Author Archives: britishcouncilindia

Music can make the world go round!

What do you think an annual arts festival in London, and a mythical tradition that amidst other goals focussed on developing an elixir of life to confer youth and longevity, have in common?

Alchemy is London’s Southbank Centre’s annual festival showcasing the best of music, dance, literature, comedy, fashion, art and design from the UK and South Asia. Alchemy is also an influential philosophical tradition whose practitioners have, from antiquity, claimed it to be the precursor to profound powers. We’d like to believe that cultural relations has some of this profound power, with music as a kind of magic that activates it.

On Monday, 19 May 2014, some of this magic was experienced by around 250 festival goers in London at the Purcell Room at the Southbank Centre. In a medley of percussion, singing, wind and string instruments and some clog dancing thrown in for good measure, the audiences listened as six musicians from different traditions, styles, and countries strung notes of gold.

The energetic Suhail Yusuf Khan brought his skill with the sarangi, and honeydew voice that perfectly complemented Saurav Moni’s soulful Baul singing, quintessentially accompanied by the ektara. On the melancholic harp was Georgia Ruth Williams from Wales, with Patsy Reid from Scotland on the up-beat fiddle. Also from Scotland was James Mackintosh, a veteran percussionist. Hannah James from England brought sounds of the accordion and that of happy clog dancing to this mix.

While the highlight of the evening was the music, it was peppered with stories and narratives from each one’s country, and tradition. What better way to experience the grace of difference than through folk music and stories.

But what brought this eclectic mix of musicians together to weave with their strands of music, a breath-taking performance?

Over the last two years, our Folk Nations project has brought together artists from across the UK and South Asia to create and exchange contemporary folk music. One such project was a residency in Kolkata in 2013, co-commissioned by the English Folk Dance and Song Society, where these musicians met for the very first time. The music performed at Alchemy was conceived here.

Have a look at images from the performance here.

Share via email

Keeping India’s street art alive

Designer and artist Hanif Kureshi, who is preparing to exhibit his work at Alchemy 2014 in London’s Southbank Centre from the 15 to 26 May explains his current project and shares a few insights into his work, which aims to preserve the practice of hand-painted street signs in India and promote the importance of letters.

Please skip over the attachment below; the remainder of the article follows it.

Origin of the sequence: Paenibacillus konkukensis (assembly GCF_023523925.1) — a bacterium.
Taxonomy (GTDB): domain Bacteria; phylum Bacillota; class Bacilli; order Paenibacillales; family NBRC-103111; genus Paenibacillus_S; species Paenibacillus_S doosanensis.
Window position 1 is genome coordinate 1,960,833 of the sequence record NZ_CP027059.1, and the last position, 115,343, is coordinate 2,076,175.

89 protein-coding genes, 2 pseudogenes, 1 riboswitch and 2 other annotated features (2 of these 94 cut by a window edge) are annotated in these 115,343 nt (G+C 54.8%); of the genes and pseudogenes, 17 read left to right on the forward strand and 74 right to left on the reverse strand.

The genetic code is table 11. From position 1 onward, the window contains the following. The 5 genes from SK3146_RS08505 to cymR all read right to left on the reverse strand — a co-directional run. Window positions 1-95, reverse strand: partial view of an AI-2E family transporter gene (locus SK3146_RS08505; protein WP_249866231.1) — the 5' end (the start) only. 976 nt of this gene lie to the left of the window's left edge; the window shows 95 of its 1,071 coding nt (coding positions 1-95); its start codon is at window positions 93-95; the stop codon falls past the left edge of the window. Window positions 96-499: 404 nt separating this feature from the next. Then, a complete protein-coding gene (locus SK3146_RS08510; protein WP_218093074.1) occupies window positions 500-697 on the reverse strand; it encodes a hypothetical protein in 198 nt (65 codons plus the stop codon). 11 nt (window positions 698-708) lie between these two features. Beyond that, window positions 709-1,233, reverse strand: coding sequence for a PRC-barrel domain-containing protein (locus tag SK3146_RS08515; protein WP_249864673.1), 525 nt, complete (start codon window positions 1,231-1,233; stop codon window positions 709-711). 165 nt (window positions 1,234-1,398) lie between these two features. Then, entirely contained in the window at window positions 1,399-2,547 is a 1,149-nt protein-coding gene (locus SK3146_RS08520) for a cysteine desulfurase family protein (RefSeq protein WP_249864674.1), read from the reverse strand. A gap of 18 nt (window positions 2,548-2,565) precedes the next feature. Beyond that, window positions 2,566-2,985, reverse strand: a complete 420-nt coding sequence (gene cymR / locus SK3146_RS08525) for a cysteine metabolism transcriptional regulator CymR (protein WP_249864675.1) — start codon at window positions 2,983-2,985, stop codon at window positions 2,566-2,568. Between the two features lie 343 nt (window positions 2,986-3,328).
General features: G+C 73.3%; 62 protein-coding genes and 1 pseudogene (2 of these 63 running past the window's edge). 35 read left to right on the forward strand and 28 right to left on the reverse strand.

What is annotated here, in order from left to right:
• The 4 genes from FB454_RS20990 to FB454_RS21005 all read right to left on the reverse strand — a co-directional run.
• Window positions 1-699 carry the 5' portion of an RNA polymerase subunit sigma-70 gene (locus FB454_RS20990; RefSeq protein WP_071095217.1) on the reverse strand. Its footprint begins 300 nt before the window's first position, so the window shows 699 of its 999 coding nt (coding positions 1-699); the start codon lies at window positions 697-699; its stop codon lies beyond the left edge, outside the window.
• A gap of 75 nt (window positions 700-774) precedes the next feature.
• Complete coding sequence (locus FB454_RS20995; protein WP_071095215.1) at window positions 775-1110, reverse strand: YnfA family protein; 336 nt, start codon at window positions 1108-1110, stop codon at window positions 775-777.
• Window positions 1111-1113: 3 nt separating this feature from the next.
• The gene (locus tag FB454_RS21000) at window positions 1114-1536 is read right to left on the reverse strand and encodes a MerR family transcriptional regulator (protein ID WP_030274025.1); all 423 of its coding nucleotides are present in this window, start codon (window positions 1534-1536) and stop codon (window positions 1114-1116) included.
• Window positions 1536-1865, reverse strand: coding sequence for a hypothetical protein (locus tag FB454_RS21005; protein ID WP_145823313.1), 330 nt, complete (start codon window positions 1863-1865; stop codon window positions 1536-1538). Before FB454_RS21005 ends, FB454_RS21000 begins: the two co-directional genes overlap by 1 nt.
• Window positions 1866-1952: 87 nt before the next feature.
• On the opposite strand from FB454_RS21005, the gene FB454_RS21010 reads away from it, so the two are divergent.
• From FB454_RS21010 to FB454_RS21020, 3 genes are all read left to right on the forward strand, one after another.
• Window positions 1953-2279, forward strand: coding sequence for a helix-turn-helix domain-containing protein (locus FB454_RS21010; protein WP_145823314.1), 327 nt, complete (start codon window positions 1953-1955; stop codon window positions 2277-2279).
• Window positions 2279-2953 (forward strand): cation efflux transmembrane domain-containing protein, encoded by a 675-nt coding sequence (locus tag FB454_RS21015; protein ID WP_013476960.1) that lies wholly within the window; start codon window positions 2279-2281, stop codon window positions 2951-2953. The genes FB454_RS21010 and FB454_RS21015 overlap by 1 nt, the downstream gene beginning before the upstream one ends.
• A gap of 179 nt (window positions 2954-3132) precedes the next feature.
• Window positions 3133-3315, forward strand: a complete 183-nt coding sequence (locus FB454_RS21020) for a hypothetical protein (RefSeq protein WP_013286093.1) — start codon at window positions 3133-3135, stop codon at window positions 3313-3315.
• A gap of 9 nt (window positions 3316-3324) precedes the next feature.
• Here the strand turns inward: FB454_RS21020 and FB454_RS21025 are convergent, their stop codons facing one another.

Why preserve hand-painted type?

India has a long tradition of hand painted type. Hand-painted signs used to be part of the landscape, but with digital printing street signs now all seem to look the same. I don’t think we should lose the unique character of our streets and why I am working to find ways of preserving our street painting tradition. Most of the painters across India have their own unique style and I think it would be such a shame if this wasn’t passed onto the next generation of designers.

Signboard from BikanerDigital printing and contemporary Indian culture

As our world becomes more and more globalised, I am concerned about how this affects our cultural identity. I would argue that our urban landscape plays quite a big part in our cultural identity. There is little point in fighting technological advances, so for me it makes sense to explore how to combine India’s unique cultural identity along with the technology that is contributing to making our world increasingly connected and homogeneous.

AAAAAATypeface in a global context 

Most of the typefaces and fonts that we use have been designed by either professional American British or European type designers; they aim for simplicity and homogeneity. The typefaces you see in my project reflect a very unique Indian aesthetic and the reactions I have received from outside India have been really interesting. The colours and shapes seem to evoke vivid emotions in people who perhaps haven’t been to India before: this is the beauty of the project.

The identity of typeface 

A street painter’s style is interlinked with their individual identity and background. An artist from North India will have a different colour scheme and form than an artist from the South. Each region also has their particular style of painting. Painters are very influenced by the people who taught them and there is a strong tradition of ‘master and disciple’. This tradition enforces a sense of identity and place in their work, which you don’t see with the generic fonts that we use at the minute. 

The power of letters